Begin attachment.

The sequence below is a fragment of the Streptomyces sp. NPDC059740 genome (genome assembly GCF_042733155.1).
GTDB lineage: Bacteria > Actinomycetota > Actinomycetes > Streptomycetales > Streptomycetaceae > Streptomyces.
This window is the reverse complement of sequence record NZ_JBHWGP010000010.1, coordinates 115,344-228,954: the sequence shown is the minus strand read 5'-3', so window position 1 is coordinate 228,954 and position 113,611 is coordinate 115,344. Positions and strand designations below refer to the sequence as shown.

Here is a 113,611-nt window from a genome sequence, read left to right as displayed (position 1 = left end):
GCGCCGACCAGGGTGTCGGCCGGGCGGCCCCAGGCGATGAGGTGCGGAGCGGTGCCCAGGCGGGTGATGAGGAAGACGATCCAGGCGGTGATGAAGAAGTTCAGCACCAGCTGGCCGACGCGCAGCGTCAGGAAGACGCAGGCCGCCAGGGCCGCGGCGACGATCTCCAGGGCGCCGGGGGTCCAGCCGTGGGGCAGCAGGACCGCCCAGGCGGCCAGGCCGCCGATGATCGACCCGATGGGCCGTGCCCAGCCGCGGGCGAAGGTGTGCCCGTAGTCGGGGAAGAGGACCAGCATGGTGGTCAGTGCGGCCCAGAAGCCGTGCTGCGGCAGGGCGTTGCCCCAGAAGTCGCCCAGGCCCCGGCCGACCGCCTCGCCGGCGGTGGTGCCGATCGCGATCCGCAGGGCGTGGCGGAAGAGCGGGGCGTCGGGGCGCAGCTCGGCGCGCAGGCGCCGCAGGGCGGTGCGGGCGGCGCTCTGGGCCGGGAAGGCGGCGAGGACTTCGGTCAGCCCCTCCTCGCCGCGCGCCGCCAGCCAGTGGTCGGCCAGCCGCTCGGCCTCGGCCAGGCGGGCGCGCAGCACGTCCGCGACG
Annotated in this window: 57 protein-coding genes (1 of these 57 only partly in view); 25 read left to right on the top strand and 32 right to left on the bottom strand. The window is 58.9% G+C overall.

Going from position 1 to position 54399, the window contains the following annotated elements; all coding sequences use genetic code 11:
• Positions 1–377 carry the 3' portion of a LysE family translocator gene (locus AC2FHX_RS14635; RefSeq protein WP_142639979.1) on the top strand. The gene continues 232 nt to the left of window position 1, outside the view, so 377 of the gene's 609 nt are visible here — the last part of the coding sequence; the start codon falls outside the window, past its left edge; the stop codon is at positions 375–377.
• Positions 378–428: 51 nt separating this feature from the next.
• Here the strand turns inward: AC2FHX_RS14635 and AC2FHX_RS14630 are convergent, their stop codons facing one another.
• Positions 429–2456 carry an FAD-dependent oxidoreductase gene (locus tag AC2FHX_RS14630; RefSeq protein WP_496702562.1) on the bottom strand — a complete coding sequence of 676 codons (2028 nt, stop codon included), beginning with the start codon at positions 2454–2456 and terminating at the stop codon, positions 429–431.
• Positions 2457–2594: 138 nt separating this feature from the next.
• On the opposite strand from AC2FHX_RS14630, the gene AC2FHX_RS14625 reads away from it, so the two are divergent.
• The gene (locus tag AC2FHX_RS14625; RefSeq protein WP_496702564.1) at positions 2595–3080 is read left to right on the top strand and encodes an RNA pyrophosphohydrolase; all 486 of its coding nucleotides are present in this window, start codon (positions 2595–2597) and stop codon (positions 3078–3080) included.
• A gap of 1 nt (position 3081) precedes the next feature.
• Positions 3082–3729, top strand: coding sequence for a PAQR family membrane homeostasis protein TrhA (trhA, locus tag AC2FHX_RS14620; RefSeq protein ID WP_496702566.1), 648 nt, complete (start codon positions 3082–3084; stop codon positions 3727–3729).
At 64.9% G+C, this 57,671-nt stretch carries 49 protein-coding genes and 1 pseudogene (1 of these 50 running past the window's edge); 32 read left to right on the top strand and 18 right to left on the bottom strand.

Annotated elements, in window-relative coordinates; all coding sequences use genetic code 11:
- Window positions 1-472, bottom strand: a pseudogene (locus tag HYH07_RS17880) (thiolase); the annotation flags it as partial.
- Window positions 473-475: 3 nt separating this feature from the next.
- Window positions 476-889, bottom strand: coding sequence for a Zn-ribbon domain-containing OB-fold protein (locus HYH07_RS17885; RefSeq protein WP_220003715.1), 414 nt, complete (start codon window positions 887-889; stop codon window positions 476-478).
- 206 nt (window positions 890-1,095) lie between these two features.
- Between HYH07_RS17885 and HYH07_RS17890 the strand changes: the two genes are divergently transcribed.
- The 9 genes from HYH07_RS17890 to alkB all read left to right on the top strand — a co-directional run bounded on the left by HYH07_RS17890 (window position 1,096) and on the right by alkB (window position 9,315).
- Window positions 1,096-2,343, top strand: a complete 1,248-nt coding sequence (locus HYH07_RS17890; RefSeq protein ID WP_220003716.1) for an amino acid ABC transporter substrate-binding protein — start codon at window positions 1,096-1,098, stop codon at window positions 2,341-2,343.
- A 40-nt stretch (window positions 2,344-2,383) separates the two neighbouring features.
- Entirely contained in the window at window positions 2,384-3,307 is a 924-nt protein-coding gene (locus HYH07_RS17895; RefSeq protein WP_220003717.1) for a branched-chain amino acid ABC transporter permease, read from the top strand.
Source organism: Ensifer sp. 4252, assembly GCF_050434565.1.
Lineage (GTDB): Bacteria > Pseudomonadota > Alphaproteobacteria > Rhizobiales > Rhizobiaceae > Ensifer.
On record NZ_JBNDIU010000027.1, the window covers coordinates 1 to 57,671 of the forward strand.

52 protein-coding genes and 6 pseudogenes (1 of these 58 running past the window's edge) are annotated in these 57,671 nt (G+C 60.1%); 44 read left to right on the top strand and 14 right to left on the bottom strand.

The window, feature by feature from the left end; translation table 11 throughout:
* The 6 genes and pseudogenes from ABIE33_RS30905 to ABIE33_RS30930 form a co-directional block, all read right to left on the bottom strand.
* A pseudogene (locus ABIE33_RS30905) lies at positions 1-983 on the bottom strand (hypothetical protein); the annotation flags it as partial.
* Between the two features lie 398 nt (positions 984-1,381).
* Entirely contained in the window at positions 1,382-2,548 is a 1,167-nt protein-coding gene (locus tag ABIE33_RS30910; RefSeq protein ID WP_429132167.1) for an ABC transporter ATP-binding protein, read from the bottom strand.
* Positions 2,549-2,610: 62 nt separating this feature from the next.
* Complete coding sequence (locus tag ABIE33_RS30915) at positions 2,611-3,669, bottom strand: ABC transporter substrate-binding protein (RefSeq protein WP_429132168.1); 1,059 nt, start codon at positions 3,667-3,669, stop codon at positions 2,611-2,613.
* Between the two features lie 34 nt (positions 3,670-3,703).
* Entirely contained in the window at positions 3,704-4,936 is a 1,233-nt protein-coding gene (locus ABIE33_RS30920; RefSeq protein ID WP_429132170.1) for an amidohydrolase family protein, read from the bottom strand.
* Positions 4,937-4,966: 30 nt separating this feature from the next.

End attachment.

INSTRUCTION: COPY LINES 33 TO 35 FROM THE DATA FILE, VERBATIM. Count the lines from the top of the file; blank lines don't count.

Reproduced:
* The 6 genes and pseudogenes from ABIE33_RS30905 to ABIE33_RS30930 form a co-directional block, all read right to left on the bottom strand.
* A pseudogene (locus ABIE33_RS30905) lies at positions 1-983 on the bottom strand (hypothetical protein); the annotation flags it as partial.
* Between the two features lie 398 nt (positions 984-1,381).